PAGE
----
- The Washington Times - Tuesday, June 24, 2003

JERUSALEM — Israel arrested more than 130 Palestinians in the West Bank city of Hebron yesterday, targeting Hamas as the Palestinian government awaited word on whether the Islamist militant group would agree to a cease-fire.

The Israelis also charged five Israeli-Arab leaders with funneling at least $6.8 million to Hamas in a trial taking place amid increasing tension between the government and the Arab community.

Palestinian officials and Egyptian mediators said they expect a positive response soon from Hamas and other militant groups to a proposal to halt attacks on Israelis.

“There is a feeling of optimism that something like this will be announced in the next few days,” Egyptian Foreign Minister Ahmed Maher said in Cairo yesterday, referring to a truce.

An agreement by Palestinian militias to suspend their armed uprising could be a breakthrough for a U.S.-backed peace plan that envisions Palestinian statehood by 2005. The “road map” has been hung up over the two sides’ inability to end fighting, which has lasted 33 months, with each saying the other must take the first step.

The terms of the emerging deal between Palestinian Prime Minister Mahmoud Abbas and the militias were not clear. One Palestinian mediator said Monday that the truce will be open-ended and apply not only to Israel, but also to the West Bank and the Gaza Strip — a key condition for Israel.

However, a leader of one of the armed groups said Hamas will accept only a three-month truce. Leaders of the smaller Islamic Jihad group are trying to persuade activists to accept a limited deal but are facing stiff opposition, he said.

The arrests in Hebron yesterday came just days after troops shot and killed Abdullah Kawasme, Hamas’ leader in Hebron. Israel blames him for the deaths of 52 Israelis.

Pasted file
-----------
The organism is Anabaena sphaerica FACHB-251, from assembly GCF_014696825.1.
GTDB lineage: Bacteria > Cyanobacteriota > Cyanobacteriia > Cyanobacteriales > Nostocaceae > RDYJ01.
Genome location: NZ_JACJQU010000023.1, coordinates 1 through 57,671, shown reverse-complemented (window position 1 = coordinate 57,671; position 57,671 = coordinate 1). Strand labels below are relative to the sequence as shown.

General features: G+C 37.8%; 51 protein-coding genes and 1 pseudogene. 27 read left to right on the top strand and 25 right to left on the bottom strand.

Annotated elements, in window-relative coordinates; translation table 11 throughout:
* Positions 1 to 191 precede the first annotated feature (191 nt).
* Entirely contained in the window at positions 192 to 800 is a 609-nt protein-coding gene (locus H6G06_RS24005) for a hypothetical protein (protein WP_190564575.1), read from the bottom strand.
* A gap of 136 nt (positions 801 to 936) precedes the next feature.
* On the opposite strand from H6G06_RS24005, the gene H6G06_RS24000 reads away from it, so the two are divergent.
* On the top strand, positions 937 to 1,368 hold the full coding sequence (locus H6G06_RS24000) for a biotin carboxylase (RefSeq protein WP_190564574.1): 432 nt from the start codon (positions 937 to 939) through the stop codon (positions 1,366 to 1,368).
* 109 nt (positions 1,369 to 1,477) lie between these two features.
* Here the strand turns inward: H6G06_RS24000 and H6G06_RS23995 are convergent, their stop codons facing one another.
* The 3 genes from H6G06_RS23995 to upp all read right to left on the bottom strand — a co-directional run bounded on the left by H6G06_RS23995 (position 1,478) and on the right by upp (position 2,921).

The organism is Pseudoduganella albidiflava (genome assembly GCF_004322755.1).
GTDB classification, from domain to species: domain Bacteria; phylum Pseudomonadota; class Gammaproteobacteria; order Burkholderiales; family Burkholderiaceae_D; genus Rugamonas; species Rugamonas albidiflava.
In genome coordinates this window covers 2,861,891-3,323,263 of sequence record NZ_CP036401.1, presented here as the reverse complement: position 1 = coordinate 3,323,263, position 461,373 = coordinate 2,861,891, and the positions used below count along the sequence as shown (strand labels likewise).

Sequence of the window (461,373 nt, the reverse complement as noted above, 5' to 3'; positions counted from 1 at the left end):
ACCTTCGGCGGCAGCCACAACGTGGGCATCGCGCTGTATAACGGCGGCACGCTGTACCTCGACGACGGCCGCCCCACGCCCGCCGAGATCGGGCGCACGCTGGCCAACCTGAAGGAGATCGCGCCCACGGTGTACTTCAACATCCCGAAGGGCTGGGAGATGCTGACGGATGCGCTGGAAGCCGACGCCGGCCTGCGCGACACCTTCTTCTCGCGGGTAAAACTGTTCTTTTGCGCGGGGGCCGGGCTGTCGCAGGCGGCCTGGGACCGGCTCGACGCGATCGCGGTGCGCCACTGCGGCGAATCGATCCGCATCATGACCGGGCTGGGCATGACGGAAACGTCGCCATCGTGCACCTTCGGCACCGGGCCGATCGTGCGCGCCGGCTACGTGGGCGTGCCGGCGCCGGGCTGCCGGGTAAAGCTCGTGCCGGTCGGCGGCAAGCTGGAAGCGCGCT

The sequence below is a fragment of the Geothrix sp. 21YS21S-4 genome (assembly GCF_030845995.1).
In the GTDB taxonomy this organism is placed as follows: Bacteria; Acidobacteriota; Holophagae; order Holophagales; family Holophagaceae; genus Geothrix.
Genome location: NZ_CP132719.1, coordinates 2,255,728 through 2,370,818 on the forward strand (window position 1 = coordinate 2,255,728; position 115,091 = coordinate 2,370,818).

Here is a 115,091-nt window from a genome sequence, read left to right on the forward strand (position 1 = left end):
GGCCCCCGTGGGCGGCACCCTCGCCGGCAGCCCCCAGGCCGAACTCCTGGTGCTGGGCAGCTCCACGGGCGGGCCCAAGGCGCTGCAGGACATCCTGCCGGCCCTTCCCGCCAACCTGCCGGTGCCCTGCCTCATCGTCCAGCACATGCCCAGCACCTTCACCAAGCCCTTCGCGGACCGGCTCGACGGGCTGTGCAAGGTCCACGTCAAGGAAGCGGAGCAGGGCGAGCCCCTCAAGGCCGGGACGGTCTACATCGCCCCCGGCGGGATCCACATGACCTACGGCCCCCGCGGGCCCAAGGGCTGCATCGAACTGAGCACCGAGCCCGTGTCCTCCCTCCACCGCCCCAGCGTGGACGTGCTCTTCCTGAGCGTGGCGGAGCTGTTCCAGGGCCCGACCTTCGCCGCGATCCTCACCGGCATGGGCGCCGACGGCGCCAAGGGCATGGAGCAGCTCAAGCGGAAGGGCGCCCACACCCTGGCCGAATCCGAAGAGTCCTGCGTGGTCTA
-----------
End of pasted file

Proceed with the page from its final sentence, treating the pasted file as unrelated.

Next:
The detainees, including relatives of Hamas suicide bombers and Mr. Kawasme’s sister-in-law, were taken to an Israeli base on the outskirts of Hebron. They sat in a large, open-sided tent, handcuffed and blindfolded, and were taken in groups to a nearby building for interrogation.

Adnan Kawasme, 17, a relative of the slain leader, said troops came to his house and used rifle butts to push him along. The high-school student said he was released after eight hours.

In the northern Israeli port city of Haifa, meanwhile, a leader of the Islamic Movement in Israel, Sheik Raed Salah, and four others were charged with funneling at least $6.8 million to Hamas and having contacts with an Iranian agent in Lebanon.

The trial comes at a time when the United States, which has labeled Hamas a terrorist organization, is trying to dry up funding to the group.

The 12-count indictment said Salah and the other defendants transferred money from Hamas institutions abroad to group activists in the West Bank and Gaza Strip.

Hundreds of Arabs, many of them carrying green Islamic banners, protested outside the Haifa courthouse. Several Israeli-Arab leaders have said the trial is meant to intimidate Israel’s 1.2 million-strong Arab community.

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